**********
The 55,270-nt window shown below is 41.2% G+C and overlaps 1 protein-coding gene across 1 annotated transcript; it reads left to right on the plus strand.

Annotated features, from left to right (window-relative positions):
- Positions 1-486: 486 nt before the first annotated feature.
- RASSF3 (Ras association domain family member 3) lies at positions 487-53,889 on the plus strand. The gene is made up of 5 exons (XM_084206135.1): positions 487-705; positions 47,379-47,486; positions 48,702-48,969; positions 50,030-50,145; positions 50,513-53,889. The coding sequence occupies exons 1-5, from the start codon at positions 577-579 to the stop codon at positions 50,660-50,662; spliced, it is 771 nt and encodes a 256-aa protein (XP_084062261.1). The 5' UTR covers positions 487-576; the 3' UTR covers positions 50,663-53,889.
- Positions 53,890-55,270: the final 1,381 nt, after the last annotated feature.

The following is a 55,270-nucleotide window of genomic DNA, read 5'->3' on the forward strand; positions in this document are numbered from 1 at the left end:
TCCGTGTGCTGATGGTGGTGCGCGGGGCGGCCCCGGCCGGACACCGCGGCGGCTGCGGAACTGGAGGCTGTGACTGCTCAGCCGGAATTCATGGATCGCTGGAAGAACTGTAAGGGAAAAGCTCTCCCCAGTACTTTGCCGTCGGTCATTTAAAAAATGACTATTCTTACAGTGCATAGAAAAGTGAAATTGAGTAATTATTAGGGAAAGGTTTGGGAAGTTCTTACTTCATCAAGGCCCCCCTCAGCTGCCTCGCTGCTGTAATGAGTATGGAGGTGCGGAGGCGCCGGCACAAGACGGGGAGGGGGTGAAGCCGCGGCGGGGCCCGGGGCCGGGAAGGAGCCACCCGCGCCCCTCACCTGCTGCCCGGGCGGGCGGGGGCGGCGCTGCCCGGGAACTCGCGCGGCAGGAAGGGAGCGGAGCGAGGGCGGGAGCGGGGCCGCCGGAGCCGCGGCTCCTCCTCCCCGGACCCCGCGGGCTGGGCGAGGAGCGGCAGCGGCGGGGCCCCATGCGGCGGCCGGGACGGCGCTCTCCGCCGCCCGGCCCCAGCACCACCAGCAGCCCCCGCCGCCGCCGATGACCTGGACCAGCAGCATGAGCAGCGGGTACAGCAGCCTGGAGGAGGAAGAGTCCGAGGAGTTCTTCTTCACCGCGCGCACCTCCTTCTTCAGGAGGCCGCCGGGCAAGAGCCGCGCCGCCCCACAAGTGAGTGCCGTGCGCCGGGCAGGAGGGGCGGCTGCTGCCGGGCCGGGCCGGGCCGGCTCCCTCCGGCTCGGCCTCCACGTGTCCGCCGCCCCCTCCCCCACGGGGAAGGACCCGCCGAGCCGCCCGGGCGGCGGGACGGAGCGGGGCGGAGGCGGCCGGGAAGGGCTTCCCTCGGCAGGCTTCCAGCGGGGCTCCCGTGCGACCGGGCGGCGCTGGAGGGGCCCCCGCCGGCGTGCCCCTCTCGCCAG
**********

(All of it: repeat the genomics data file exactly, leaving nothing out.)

The 55,270-nt window shown below is 41.2% G+C and overlaps 1 protein-coding gene across 1 annotated transcript; it reads left to right on the plus strand.

Annotated features, from left to right (window-relative positions):
- Positions 1-486: 486 nt before the first annotated feature.
- RASSF3 (Ras association domain family member 3) lies at positions 487-53,889 on the plus strand. The gene is made up of 5 exons (XM_084206135.1): positions 487-705; positions 47,379-47,486; positions 48,702-48,969; positions 50,030-50,145; positions 50,513-53,889. The coding sequence occupies exons 1-5, from the start codon at positions 577-579 to the stop codon at positions 50,660-50,662; spliced, it is 771 nt and encodes a 256-aa protein (XP_084062261.1). The 5' UTR covers positions 487-576; the 3' UTR covers positions 50,663-53,889.
- Positions 53,890-55,270: the final 1,381 nt, after the last annotated feature.

The following is a 55,270-nucleotide window of genomic DNA, read 5'->3' on the forward strand; positions in this document are numbered from 1 at the left end:
TCCGTGTGCTGATGGTGGTGCGCGGGGCGGCCCCGGCCGGACACCGCGGCGGCTGCGGAACTGGAGGCTGTGACTGCTCAGCCGGAATTCATGGATCGCTGGAAGAACTGTAAGGGAAAAGCTCTCCCCAGTACTTTGCCGTCGGTCATTTAAAAAATGACTATTCTTACAGTGCATAGAAAAGTGAAATTGAGTAATTATTAGGGAAAGGTTTGGGAAGTTCTTACTTCATCAAGGCCCCCCTCAGCTGCCTCGCTGCTGTAATGAGTATGGAGGTGCGGAGGCGCCGGCACAAGACGGGGAGGGGGTGAAGCCGCGGCGGGGCCCGGGGCCGGGAAGGAGCCACCCGCGCCCCTCACCTGCTGCCCGGGCGGGCGGGGGCGGCGCTGCCCGGGAACTCGCGCGGCAGGAAGGGAGCGGAGCGAGGGCGGGAGCGGGGCCGCCGGAGCCGCGGCTCCTCCTCCCCGGACCCCGCGGGCTGGGCGAGGAGCGGCAGCGGCGGGGCCCCATGCGGCGGCCGGGACGGCGCTCTCCGCCGCCCGGCCCCAGCACCACCAGCAGCCCCCGCCGCCGCCGATGACCTGGACCAGCAGCATGAGCAGCGGGTACAGCAGCCTGGAGGAGGAAGAGTCCGAGGAGTTCTTCTTCACCGCGCGCACCTCCTTCTTCAGGAGGCCGCCGGGCAAGAGCCGCGCCGCCCCACAAGTGAGTGCCGTGCGCCGGGCAGGAGGGGCGGCTGCTGCCGGGCCGGGCCGGGCCGGCTCCCTCCGGCTCGGCCTCCACGTGTCCGCCGCCCCCTCCCCCACGGGGAAGGACCCGCCGAGCCGCCCGGGCGGCGGGACGGAGCGGGGCGGAGGCGGCCGGGAAGGGCTTCCCTCGGCAGGCTTCCAGCGGGGCTCCCGTGCGACCGGGCGGCGCTGGAGGGGCCCCCGCCGGCGTGCCCCTCTCGCCAG